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Andy Reid, Eagles Leave Linc A Loser Against Redskins

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By Joseph Santoliquito

Philadelphia, PA (CBS) —The Eagles were supposed to be playing the role of spoilers on Sunday against Robert Griffin III and the visiting Washington Redskins. It’s actually a role that they’ve played quite well the whole season.

The 2012 Eagles will be faintly remembered for spoiling a year of expectations, spoiling Andy Reid’s last game at Lincoln Financial Field and spoiling any hopes that they will be good again anytime soon.

Washington is a mirror antithesis of where the Eagles are heading, and that came through on Sunday, when the Redskins swept the Eagles for the first time since 2008 with a 27-20 victory at Lincoln Financial Field, for Washington’s sixth-straight victory.

Both the Eagles and Redskins were 3-6 on November 4. Behind Griffin III, Washington has not only vaulted over the Eagles, but at 9-6 possibly the entire NFC East. They’re playing meaningful games in December, and what appears like many Decembers to come, while the Eagles will be rebuilding.

The loss marked the last home game Reid will probably coach at Lincoln Financial Field as head coach of the Eagles. But all of the talk during the week leading up to the game centered on the fans’ reaction to Reid.

Was that really relevant?

Truthfully, no.

What was is that the Eagles dropped to 4-11, their worst record since 1998 when they finished 3-13 under Ray Rhodes. Prior to that, you have to go back to 1976 since the Eagles last won only four games in a full season (the Eagles were 3-6 in the strike-shortened 1982 season).

“I’m pretty pissed off, well, it’s more frustration more than anything,” Eagles’ center Dallas Reynolds said. “You feel sometimes you get so close and things don’t work out, and we have to keep on battling through.”

It’s become now a matter of eight days, and one more game before it’s official and Reid, in all likelihood, will be fired. His last game will probably come next week when the Eagles travel to play the New York Giants.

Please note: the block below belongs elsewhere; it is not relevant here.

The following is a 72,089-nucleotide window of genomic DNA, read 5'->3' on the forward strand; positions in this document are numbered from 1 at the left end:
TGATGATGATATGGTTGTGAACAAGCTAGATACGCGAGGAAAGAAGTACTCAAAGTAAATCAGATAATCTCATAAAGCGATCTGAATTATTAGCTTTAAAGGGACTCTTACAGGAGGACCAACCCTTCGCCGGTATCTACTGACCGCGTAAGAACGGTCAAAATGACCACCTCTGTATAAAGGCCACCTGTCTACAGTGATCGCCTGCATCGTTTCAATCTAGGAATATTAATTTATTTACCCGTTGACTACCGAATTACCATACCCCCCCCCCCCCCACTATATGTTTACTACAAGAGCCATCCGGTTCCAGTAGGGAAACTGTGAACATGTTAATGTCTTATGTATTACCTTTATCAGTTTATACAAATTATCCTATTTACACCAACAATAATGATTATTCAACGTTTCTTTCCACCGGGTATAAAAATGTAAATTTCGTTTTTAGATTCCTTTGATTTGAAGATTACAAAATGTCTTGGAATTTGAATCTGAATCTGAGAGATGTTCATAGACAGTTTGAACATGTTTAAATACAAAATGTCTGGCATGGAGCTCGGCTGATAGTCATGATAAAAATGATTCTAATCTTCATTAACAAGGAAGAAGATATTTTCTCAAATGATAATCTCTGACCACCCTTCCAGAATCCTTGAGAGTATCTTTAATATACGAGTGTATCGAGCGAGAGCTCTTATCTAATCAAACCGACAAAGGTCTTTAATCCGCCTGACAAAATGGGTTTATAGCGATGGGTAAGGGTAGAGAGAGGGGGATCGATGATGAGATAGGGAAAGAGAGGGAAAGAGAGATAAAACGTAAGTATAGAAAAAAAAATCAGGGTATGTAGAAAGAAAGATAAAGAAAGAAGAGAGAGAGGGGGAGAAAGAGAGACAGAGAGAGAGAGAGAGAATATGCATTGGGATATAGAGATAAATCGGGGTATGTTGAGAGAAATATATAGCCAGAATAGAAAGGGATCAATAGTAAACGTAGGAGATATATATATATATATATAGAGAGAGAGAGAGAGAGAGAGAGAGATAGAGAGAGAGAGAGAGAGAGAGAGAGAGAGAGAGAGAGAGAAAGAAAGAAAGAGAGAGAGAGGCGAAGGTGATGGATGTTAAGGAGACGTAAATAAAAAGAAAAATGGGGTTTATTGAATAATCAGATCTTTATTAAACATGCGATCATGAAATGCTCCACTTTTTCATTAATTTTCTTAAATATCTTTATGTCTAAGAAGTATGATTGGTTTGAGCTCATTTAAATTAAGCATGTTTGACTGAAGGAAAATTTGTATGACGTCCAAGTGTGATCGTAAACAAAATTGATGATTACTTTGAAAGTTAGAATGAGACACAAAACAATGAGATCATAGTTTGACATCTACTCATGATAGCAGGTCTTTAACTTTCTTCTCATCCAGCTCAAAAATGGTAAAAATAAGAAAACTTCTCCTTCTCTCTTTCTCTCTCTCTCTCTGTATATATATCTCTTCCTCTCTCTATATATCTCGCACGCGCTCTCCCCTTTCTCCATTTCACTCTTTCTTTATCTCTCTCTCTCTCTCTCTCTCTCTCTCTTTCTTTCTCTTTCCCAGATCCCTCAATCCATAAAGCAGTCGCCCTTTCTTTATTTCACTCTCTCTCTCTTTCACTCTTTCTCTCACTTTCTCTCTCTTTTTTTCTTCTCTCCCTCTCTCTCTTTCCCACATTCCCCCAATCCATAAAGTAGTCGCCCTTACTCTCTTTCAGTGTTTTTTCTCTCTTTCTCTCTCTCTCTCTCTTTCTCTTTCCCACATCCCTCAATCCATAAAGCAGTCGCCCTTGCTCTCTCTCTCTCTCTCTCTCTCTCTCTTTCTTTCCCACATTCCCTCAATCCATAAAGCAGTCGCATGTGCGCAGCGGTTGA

“I don’t see any positives at all, from a team aspect to individually,” said LeSean McCoy, who rushed for 45 yards on 13 carries in his first game back since suffering a concussion against the Washington on November 18. “It’s been a tough year, a really tough year. I haven’t thought about [the possibility it's Reid's last home game]. A lot of guys have mentioned it, the media has been mentioning it, I don’t think he deserves his last game. He’s done so much for this city and this team. People forget how good of a coach he really is. I’ll fight for him. I just don’t think he should be penalized or faulted for the mistakes guys make in lackadaisical plays guys are making, and guys aren’t making. It’s hard to say he should be fired.”

At least this game, the Eagles started well, driving 11 plays and 76 yards with the opening kickoff, converting two fourth downs along the way. Nick Foles’ 27-yard touchdown pass to Jeremy Maclin concluded the drive and it seemed the Eagles would make a meaningless game intriguing.

That edge, however, didn’t last very long.

The Redskins answered by scoring on three-straight drives to take a 13-7 lead—10 points coming off a Foles’ fumble and London Fletcher interception. Over the last two years, the Eagles lead the NFL with 74 turnovers (39 interceptions, 35 fumbles) for a minus-37 in takeaway/giveaways.

The Redskins’ extended their halftime lead to 20-10 by taking the opening third-quarter kickoff 72 yards using just five plays. Then, two drives later, Griffin III hit Santana Moss with a 22-yard touchdown strike. The Washington scores sandwiched an Alex Henery 30-yard field goal.

What may have typified the game—and the season—came on fourth-and-two at the Washington 47. With 4:38 left in the third quarter, Foles moved forward in the pocket, then tripped over the left foot of rookie right tackle Dennis Kelly, giving Washington back possession at midfield.

Seven plays later, Griffin III spotted Moss in one-on-one coverage from Colt Anderson and placed a perfect pass in his waiting arms for a 27-13 lead.

Anderson, however, was a bright spot in another dismal afternoon with the Eagles’ first interception since Nnamdi Asomugha picked off a pass against Detroit on October 14—nine games ago. That’s when the beginning of the end began, when the Lions overcame a 10-point Eagles’ lead with 5:18 left to play.

The hopes of a tie slipped away not once, but twice. With :23 left at the Redskins’ 17, Foles had Maclin alone in the end zone and missed short. After getting a first down on a screen to McCoy, who reached the Washington five with :11 left to play on first-and-goal, Foles tried going to Evan Moore, a back-up tight end who the Eagles just signed Thursday. The ball bounced off Moore’s hands with :08 left. The final seconds ticked away when Foles rolled left and was pressured, then eventually flagged for intentional grounding.

“Up front, I can’t see what’s behind me, you block your guy and it may look confusing, and up front, we knew who we had,” Reynolds said. “You see the good things we do, and it does look like we’re about to take that turn and we don’t. I don’t know how else to explain it.”

There was no spoiler alert for this game. That was it.

Joseph Santoliquito is a contributing sports blogger for CBS Philly.

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